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As teens submit college applications and weigh different post-graduation paths, their parents face tough decisions, too. Do they:
- Help pay tuition, and sometimes it means dipping into retirement funds?
- Take out parent loans, as a growing number of individuals do?
- Encourage their kids to go to a dream college, regardless of cost?
When couples clash within the answers, it’s often because their values about money and education are in odds, says Megan Ford, a financial therapist at the University of Georgia and president of the Financial Therapy Association. Financial therapy, a comparatively new field, addresses financial, emotional and relational challenges.
Imagine a hypothetical student’s parents. One equates prestigious institutions with success and is bent on sending the child for an Ivy League school. Another believes a less-expensive state university provides an equally valuable education. Obviously, the child’s opinion matters, too.
To reconcile a quarrel, begin by understanding costs for your family. Then have honest conversations, search for mutual understanding and get in touch with experts if required.
Establish your college-cost baseline
First, estimate what college would cost your loved ones at different schools. Look up school net price calculators – nearly every college is required to get one – and compare the total amount you’d owe after scholarships and grants at various institutions.
You might be surprised. For instance, contrast Harvard University’s car or truck of $69,600 with its estimated net price of $9,600 for any Massachusetts group of five having a gross annual income of $100,000 and something undergraduate student. Going Crimson could be less expensive than attending a situation university in which the sticker price is gloomier but the financial aid package smaller, leading to bigger out-of-pocket costs.
Net price calculations are simply estimates, but they’re a great starting place for discussing whether parents will contribute and also the sacrifices they may desire to make to do this.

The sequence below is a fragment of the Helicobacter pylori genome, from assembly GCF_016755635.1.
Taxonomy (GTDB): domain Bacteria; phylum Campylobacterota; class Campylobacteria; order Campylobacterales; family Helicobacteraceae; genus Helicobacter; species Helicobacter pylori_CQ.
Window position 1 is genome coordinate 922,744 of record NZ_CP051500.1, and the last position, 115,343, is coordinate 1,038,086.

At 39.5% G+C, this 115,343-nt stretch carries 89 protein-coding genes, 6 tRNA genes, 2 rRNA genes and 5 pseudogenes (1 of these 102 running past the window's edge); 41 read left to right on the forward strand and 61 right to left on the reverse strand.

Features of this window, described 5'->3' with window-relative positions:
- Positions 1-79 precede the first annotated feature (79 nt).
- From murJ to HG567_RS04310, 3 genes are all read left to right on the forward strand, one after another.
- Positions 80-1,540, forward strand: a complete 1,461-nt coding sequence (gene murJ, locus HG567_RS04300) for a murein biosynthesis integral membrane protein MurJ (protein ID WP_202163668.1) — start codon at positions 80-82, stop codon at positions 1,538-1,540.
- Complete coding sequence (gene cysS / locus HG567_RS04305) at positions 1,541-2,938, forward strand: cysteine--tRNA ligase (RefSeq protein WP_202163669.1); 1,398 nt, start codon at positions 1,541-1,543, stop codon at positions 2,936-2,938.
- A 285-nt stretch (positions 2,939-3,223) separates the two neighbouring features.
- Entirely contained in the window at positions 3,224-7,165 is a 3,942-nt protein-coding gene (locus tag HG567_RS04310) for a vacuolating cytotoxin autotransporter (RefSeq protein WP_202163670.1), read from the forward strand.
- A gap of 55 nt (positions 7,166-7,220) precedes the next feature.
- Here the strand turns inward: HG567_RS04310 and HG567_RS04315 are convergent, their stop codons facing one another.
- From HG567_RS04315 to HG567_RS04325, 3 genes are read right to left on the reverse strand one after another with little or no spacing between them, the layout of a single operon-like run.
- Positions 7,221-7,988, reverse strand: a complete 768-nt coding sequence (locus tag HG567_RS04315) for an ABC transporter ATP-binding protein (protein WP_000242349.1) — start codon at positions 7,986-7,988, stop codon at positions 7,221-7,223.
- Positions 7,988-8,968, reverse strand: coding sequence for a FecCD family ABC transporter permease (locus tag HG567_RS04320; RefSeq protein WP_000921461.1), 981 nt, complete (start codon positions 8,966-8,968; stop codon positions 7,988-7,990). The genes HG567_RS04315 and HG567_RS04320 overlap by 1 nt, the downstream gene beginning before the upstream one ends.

Hear each other out
When you are looking at financial disputes, relationship therapists recommend digging in to the reasons behind opinions before compromising or trying to persuade. People’s values about money and education in many cases are rooted in their past, Ford says.
She recommends asking them questions like, “What did education mean to your family growing up?” and “How have you invest in your college?”
Explore whether a stance represents a broader emotion, says Jennifer Dunkle, a financial and couples therapist in Fort Collins, Colorado. The parent lobbying for the pricey private school, for instance, may regret not attending his very own dream college. Another parent might have put himself or herself through college and want the kid to practice responsibility by doing exactly the same.
Find areas you align on
Strive to find areas, however small, that you simply agree on. Here’s a freebie: Kids should submit the Free Application for Federal Student Aid, known as the FAFSA, so they can be eligible for federal grants, work-study programs and, if necessary, federal student education loans.
As you seek agreement, Dunkle recommends an exercise derived from the research-based Gottman Approach to couples therapy. You each draw a sizable circle. Inside, write things you aren’t prepared to waver on – for instance, “We won’t dip into our retirement funds to pay for the kids’ college.” Outside the circle, write what you are willing to be flexible about, for example, “I taken care of college completely by myself, so my child should do the same.”
Then, compare notes. Seeing the problems on paper may illuminate a compromise.
Call an expert
If you’re still gridlocked, consider bringing in backup. Several sessions with a couples or financial therapist might help if you’re experiencing communication or underlying emotional issues, Ford says.
In addition, a certified financial planner can help you crunch numbers – for example, because when a long time can you need to delay retirement if you invest in your daughter’s $50,000-a-year private college? Experts generally recommend prioritizing your retirement savings over a child’s college costs; you’ve got a limited earning time left, while your son or daughter has longer to offset college debt.
Throughout the college-planning process, keep in mind that it’s natural for emotions to operate high when a kid leaves for school, Dunkle says.
“It’s a developmental change in the life span of the family,” she says. “It can be a hard transition for everybody.”